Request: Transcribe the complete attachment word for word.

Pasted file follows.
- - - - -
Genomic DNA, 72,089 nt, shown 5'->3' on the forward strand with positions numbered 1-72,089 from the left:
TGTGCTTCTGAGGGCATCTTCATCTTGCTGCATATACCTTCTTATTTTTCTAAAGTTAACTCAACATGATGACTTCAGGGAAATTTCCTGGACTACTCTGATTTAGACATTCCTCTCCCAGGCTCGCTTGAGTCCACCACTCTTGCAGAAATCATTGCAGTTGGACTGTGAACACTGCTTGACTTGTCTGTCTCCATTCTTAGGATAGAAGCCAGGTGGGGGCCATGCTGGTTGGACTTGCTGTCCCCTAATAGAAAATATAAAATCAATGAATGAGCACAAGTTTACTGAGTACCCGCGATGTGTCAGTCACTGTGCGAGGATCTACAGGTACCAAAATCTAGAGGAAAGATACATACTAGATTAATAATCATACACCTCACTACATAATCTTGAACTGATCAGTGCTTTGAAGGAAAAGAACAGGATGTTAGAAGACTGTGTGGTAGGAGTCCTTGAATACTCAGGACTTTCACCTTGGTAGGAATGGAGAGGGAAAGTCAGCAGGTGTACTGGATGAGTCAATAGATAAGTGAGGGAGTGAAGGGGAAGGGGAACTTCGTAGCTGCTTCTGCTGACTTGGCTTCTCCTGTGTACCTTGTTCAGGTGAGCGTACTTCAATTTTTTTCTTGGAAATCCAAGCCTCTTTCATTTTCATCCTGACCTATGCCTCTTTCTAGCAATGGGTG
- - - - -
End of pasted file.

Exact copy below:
Genomic DNA, 72,089 nt, shown 5'->3' on the forward strand with positions numbered 1-72,089 from the left:
TGTGCTTCTGAGGGCATCTTCATCTTGCTGCATATACCTTCTTATTTTTCTAAAGTTAACTCAACATGATGACTTCAGGGAAATTTCCTGGACTACTCTGATTTAGACATTCCTCTCCCAGGCTCGCTTGAGTCCACCACTCTTGCAGAAATCATTGCAGTTGGACTGTGAACACTGCTTGACTTGTCTGTCTCCATTCTTAGGATAGAAGCCAGGTGGGGGCCATGCTGGTTGGACTTGCTGTCCCCTAATAGAAAATATAAAATCAATGAATGAGCACAAGTTTACTGAGTACCCGCGATGTGTCAGTCACTGTGCGAGGATCTACAGGTACCAAAATCTAGAGGAAAGATACATACTAGATTAATAATCATACACCTCACTACATAATCTTGAACTGATCAGTGCTTTGAAGGAAAAGAACAGGATGTTAGAAGACTGTGTGGTAGGAGTCCTTGAATACTCAGGACTTTCACCTTGGTAGGAATGGAGAGGGAAAGTCAGCAGGTGTACTGGATGAGTCAATAGATAAGTGAGGGAGTGAAGGGGAAGGGGAACTTCGTAGCTGCTTCTGCTGACTTGGCTTCTCCTGTGTACCTTGTTCAGGTGAGCGTACTTCAATTTTTTTCTTGGAAATCCAAGCCTCTTTCATTTTCATCCTGACCTATGCCTCTTTCTAGCAATGGGTG